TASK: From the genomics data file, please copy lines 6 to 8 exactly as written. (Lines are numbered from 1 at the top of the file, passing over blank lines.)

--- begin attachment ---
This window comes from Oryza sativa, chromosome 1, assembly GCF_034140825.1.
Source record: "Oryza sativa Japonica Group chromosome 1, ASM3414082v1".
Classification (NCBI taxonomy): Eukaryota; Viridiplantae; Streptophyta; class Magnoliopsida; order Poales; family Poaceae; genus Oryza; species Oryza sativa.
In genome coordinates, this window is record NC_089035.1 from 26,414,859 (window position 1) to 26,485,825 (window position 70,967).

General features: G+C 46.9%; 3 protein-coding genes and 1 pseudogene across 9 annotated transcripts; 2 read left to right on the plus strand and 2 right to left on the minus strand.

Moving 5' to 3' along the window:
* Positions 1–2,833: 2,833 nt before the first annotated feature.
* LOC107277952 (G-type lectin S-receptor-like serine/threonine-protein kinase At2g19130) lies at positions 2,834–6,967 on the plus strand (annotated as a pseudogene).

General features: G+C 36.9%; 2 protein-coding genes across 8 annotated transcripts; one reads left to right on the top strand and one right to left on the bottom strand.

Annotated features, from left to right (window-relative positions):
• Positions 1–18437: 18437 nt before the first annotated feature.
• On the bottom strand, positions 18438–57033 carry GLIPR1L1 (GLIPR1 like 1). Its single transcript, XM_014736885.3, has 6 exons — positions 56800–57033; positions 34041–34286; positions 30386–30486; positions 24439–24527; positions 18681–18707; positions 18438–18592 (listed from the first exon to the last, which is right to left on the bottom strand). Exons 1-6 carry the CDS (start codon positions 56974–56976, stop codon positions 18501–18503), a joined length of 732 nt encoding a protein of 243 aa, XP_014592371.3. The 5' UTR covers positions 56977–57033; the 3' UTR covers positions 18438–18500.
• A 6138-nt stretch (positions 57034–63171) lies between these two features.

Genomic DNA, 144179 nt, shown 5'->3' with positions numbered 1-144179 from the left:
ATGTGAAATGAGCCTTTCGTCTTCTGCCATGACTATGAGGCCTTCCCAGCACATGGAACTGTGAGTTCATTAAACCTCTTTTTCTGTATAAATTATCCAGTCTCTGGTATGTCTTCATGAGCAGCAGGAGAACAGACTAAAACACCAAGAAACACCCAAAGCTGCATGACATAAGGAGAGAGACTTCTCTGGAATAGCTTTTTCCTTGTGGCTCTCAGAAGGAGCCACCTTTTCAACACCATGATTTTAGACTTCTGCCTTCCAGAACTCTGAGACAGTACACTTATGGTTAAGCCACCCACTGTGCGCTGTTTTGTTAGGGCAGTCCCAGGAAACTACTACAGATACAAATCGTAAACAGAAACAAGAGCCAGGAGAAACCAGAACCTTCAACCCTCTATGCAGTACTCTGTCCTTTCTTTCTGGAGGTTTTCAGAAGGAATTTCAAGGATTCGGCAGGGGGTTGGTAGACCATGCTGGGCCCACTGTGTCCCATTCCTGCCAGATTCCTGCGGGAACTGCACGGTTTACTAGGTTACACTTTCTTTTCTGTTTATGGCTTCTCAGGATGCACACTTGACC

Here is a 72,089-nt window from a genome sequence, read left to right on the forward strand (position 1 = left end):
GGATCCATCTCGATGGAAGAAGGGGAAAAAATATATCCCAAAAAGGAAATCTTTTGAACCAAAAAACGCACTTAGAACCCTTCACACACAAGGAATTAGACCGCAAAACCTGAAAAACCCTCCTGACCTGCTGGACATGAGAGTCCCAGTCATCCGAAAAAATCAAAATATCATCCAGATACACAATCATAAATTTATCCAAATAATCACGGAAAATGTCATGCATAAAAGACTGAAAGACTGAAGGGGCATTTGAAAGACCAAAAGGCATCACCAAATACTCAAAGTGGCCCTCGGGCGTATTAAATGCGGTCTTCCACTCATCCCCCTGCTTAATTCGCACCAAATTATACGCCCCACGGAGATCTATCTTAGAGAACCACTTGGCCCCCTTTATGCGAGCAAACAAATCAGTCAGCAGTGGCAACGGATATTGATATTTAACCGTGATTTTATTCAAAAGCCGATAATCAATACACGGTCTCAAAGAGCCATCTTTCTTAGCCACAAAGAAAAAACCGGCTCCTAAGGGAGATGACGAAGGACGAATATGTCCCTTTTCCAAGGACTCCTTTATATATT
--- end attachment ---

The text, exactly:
Moving 5' to 3' along the window:
* Positions 1–2,833: 2,833 nt before the first annotated feature.
* LOC107277952 (G-type lectin S-receptor-like serine/threonine-protein kinase At2g19130) lies at positions 2,834–6,967 on the plus strand (annotated as a pseudogene).